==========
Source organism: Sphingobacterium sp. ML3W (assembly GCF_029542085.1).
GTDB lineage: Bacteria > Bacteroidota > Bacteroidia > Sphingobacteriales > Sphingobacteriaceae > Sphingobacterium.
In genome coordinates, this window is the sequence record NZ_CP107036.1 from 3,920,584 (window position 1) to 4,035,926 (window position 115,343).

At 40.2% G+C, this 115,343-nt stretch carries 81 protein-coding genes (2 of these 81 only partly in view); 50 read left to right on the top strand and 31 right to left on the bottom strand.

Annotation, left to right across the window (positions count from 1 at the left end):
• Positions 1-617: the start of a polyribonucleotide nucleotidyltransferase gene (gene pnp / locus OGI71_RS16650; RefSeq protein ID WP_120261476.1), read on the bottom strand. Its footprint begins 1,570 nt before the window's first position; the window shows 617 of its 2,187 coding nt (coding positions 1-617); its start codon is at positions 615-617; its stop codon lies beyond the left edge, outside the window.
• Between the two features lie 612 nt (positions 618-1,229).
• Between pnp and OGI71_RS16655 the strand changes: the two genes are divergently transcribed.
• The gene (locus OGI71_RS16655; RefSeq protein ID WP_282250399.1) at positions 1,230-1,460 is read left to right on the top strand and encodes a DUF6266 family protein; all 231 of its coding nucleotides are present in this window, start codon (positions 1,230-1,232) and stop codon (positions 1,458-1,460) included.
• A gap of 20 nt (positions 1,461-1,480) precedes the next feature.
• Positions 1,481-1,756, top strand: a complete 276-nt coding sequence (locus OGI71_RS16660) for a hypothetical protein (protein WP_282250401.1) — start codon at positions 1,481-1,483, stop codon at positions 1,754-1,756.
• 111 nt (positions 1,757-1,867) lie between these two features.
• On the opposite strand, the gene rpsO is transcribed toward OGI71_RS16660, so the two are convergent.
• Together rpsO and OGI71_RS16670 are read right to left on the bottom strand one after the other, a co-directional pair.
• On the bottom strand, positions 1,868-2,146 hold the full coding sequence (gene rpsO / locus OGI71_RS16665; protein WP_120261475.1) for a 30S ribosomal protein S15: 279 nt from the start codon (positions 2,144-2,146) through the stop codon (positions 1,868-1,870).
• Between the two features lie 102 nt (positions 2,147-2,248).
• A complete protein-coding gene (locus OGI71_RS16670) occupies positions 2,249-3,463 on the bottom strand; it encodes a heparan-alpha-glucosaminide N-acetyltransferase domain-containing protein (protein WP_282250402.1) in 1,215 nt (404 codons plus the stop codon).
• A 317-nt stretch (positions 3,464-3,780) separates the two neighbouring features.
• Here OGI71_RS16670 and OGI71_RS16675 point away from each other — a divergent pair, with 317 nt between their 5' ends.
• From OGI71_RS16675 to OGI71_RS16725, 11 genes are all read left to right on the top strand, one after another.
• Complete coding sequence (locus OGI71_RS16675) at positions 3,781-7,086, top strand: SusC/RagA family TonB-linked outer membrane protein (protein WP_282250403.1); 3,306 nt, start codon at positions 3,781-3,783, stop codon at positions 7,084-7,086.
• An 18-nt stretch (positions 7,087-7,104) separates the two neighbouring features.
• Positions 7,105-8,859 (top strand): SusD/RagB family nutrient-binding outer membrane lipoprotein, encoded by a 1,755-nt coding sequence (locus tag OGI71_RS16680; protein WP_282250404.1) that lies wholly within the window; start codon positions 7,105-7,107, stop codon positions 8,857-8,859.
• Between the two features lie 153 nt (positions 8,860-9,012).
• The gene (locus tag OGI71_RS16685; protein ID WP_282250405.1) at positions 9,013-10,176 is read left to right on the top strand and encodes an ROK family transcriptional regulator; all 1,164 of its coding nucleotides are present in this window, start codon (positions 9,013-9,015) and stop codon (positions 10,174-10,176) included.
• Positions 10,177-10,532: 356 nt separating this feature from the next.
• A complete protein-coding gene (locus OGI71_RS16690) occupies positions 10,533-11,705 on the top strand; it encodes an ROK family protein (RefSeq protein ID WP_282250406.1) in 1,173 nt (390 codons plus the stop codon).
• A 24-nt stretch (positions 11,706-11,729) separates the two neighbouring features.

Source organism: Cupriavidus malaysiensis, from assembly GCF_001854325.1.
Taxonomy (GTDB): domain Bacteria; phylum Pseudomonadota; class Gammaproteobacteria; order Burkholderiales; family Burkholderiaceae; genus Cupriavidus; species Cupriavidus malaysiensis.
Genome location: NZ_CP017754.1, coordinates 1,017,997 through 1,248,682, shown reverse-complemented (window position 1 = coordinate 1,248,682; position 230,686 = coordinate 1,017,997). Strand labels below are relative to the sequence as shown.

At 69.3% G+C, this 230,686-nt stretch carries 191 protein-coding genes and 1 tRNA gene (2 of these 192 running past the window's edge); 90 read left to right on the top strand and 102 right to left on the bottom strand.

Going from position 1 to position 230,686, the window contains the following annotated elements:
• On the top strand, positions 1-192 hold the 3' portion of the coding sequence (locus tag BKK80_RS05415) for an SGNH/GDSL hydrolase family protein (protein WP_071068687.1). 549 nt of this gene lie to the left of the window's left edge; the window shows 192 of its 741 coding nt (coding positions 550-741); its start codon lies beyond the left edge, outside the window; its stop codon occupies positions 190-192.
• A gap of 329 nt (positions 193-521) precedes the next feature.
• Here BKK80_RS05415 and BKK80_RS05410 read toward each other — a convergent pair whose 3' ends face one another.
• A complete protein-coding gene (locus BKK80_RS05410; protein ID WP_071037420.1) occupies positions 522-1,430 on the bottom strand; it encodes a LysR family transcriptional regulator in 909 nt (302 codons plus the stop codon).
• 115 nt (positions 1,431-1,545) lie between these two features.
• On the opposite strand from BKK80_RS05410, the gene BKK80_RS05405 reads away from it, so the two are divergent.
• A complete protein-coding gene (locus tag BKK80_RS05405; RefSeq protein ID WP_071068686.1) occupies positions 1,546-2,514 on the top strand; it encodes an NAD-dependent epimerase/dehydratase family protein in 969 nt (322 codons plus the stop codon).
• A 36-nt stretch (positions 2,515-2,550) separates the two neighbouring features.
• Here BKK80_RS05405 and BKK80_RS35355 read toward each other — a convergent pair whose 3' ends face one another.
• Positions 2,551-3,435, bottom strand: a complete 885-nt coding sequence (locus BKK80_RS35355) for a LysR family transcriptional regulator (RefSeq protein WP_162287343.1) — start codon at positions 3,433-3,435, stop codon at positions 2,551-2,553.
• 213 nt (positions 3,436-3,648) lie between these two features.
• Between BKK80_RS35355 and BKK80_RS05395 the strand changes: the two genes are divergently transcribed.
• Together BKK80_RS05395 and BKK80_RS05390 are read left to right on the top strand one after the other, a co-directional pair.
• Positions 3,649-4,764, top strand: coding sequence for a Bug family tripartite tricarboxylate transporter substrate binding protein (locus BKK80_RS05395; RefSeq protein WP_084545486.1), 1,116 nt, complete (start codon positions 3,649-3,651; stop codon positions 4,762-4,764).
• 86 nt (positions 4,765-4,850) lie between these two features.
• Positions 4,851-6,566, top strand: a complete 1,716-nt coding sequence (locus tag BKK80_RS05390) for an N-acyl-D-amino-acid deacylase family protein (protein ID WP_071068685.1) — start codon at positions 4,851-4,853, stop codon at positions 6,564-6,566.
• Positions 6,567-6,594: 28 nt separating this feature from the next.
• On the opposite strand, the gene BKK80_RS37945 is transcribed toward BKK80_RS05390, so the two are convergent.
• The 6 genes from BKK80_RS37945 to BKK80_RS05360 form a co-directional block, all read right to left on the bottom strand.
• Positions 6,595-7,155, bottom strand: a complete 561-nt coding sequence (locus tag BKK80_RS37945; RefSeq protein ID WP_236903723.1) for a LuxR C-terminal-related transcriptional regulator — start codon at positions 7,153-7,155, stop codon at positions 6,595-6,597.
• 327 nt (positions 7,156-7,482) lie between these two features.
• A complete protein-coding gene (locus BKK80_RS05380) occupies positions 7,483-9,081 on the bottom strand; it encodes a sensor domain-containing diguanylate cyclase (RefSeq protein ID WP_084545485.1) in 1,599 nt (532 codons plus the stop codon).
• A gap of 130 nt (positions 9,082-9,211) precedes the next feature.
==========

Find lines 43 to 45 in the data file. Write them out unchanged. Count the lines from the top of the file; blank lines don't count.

• Positions 2,551-3,435, bottom strand: a complete 885-nt coding sequence (locus BKK80_RS35355) for a LysR family transcriptional regulator (RefSeq protein WP_162287343.1) — start codon at positions 3,433-3,435, stop codon at positions 2,551-2,553.
• 213 nt (positions 3,436-3,648) lie between these two features.
• Between BKK80_RS35355 and BKK80_RS05395 the strand changes: the two genes are divergently transcribed.